“Should we listen to Derek Hanekom or to Gwede Mantashe?” asked Carl Opperman, CEO of Agri Wes-Cape regarding recent conflicting statements on land reform from the ANC.
Derek Hanekom, member of the National Executive Council and Deputy Minister of Science and Technology, recently assured commercial farmers that the current land reform targets and deadlines will be re-evaluated because they are unrealistic and farmers should not have to fear expropriation.
Hanekom said land reform will be conducted within the ambit of a free market. Gwede Mantashe, the secretary general, speaking at an alliance meeting made statements that were in stark contrast. He said the current situation where 87% of land still belongs to 50 000 white farmers 14 years after land reform was initiated in 1994, is untenable. said the willing-buyer, willing-seller principle isn’t working and must go. “Land reform can’t depend on the willingness of those who own to sell,” said Mantashe.
Opperman said current ANC agricultural policies have seen South Africa becoming a nett agricultural importer. Countless failed land-reform projects are the result of government being unwilling to listen to the advice of organised agriculture. He added that all this is happening in very volatile and uncertain times in the global economy. said the conflicting messages couldn’t have come at a worse time, as they scare off investment making it impossible for commercial farmers to produce food. Clem Sunter, chairperson of the Anglo American Chairman’s Fund said food production within the commercial sector is crucial, with global food security becoming an issue. reform in South Africa can’t be allowed to impact negatively on production. T urmoil within the ANC leadership is the cause of conflicting statements, said Dave Steward, the executive director of the FW de Klerk Foundation.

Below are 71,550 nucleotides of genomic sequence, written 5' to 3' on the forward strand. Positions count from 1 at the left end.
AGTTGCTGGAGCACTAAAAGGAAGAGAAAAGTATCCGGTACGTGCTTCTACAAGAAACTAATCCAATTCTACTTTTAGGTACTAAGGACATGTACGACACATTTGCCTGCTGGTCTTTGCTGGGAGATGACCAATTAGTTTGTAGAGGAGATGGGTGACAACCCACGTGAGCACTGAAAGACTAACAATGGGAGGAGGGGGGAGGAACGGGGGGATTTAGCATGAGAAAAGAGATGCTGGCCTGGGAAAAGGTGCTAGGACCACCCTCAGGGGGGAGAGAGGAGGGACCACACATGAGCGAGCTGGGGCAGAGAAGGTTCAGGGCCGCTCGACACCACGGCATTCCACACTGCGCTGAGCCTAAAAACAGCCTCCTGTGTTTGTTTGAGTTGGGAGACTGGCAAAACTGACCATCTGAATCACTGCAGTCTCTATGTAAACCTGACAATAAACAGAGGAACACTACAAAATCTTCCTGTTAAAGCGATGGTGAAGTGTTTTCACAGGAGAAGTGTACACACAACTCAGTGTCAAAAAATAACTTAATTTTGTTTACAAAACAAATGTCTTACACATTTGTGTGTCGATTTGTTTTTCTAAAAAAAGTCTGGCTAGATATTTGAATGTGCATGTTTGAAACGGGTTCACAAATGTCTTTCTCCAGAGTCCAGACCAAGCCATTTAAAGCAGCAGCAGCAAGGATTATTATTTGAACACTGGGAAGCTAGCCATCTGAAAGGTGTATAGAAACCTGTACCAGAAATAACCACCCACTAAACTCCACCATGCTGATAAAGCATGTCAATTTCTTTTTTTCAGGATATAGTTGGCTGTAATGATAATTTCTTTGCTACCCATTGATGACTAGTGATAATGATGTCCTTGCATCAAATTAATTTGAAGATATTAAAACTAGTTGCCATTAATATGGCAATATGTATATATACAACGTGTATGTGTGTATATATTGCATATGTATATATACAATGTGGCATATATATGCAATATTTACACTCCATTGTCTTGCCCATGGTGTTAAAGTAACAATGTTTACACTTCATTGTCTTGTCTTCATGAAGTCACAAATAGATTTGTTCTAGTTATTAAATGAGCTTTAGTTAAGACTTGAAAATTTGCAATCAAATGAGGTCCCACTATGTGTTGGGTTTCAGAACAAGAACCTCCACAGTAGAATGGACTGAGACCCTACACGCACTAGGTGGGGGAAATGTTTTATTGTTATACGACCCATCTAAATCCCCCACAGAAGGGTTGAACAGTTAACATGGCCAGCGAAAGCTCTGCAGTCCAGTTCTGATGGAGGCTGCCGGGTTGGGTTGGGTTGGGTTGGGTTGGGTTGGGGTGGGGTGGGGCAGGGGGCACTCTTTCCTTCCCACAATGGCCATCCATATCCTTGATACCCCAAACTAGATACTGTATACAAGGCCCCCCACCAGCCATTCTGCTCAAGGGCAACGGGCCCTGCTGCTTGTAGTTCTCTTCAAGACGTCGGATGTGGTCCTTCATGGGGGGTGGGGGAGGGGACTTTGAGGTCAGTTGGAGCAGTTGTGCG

“The has been on a charm offensive recently. They say what they think a specific audience wants to hear.” he Polokwane conference was probably the most reliable source of ANC policy and Mantashe’s comments are a better reflection of the ANC’s stance. But the party also has a pragmatic approach and will slow things down or speed them up as conditions allow. The shelved Expropriation Bill is a case in point, said Steward, stressing the importance civil society in these matters. – Wouter Kriel